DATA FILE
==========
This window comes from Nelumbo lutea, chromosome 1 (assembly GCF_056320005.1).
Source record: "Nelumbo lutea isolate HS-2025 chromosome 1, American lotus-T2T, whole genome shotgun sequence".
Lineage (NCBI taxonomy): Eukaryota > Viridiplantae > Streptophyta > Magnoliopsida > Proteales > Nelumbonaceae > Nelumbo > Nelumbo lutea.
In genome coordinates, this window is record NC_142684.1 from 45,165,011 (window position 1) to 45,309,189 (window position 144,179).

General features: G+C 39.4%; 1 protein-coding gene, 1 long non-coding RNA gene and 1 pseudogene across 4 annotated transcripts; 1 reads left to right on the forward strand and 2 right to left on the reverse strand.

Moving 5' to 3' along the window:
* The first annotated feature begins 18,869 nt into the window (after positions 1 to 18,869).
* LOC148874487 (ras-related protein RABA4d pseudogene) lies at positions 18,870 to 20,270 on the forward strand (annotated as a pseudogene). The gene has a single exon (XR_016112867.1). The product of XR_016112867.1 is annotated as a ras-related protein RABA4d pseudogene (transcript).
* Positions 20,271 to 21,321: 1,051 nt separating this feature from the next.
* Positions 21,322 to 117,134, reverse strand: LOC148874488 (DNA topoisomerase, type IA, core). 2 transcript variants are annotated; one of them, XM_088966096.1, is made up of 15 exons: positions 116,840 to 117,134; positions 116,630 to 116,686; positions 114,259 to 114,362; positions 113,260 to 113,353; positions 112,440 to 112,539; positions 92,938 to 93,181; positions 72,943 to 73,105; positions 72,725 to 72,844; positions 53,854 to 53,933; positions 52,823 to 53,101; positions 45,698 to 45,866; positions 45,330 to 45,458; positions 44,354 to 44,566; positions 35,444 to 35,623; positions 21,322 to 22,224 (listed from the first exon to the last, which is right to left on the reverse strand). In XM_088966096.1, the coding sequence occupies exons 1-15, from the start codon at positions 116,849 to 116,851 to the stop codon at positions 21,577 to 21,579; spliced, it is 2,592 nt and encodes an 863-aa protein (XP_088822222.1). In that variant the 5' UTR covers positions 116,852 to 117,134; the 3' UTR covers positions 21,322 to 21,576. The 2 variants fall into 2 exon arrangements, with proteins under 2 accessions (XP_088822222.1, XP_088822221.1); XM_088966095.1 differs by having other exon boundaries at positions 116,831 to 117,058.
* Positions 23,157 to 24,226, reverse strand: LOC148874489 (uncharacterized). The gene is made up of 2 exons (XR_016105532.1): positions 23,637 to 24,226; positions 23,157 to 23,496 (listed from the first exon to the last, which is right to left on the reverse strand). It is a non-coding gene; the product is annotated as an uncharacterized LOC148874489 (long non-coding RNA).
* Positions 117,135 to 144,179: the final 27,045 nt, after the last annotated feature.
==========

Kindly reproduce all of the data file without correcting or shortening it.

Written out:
This window comes from Nelumbo lutea, chromosome 1 (assembly GCF_056320005.1).
Source record: "Nelumbo lutea isolate HS-2025 chromosome 1, American lotus-T2T, whole genome shotgun sequence".
Lineage (NCBI taxonomy): Eukaryota > Viridiplantae > Streptophyta > Magnoliopsida > Proteales > Nelumbonaceae > Nelumbo > Nelumbo lutea.
In genome coordinates, this window is record NC_142684.1 from 45,165,011 (window position 1) to 45,309,189 (window position 144,179).

General features: G+C 39.4%; 1 protein-coding gene, 1 long non-coding RNA gene and 1 pseudogene across 4 annotated transcripts; 1 reads left to right on the forward strand and 2 right to left on the reverse strand.

Moving 5' to 3' along the window:
* The first annotated feature begins 18,869 nt into the window (after positions 1 to 18,869).
* LOC148874487 (ras-related protein RABA4d pseudogene) lies at positions 18,870 to 20,270 on the forward strand (annotated as a pseudogene). The gene has a single exon (XR_016112867.1). The product of XR_016112867.1 is annotated as a ras-related protein RABA4d pseudogene (transcript).
* Positions 20,271 to 21,321: 1,051 nt separating this feature from the next.
* Positions 21,322 to 117,134, reverse strand: LOC148874488 (DNA topoisomerase, type IA, core). 2 transcript variants are annotated; one of them, XM_088966096.1, is made up of 15 exons: positions 116,840 to 117,134; positions 116,630 to 116,686; positions 114,259 to 114,362; positions 113,260 to 113,353; positions 112,440 to 112,539; positions 92,938 to 93,181; positions 72,943 to 73,105; positions 72,725 to 72,844; positions 53,854 to 53,933; positions 52,823 to 53,101; positions 45,698 to 45,866; positions 45,330 to 45,458; positions 44,354 to 44,566; positions 35,444 to 35,623; positions 21,322 to 22,224 (listed from the first exon to the last, which is right to left on the reverse strand). In XM_088966096.1, the coding sequence occupies exons 1-15, from the start codon at positions 116,849 to 116,851 to the stop codon at positions 21,577 to 21,579; spliced, it is 2,592 nt and encodes an 863-aa protein (XP_088822222.1). In that variant the 5' UTR covers positions 116,852 to 117,134; the 3' UTR covers positions 21,322 to 21,576. The 2 variants fall into 2 exon arrangements, with proteins under 2 accessions (XP_088822222.1, XP_088822221.1); XM_088966095.1 differs by having other exon boundaries at positions 116,831 to 117,058.
* Positions 23,157 to 24,226, reverse strand: LOC148874489 (uncharacterized). The gene is made up of 2 exons (XR_016105532.1): positions 23,637 to 24,226; positions 23,157 to 23,496 (listed from the first exon to the last, which is right to left on the reverse strand). It is a non-coding gene; the product is annotated as an uncharacterized LOC148874489 (long non-coding RNA).
* Positions 117,135 to 144,179: the final 27,045 nt, after the last annotated feature.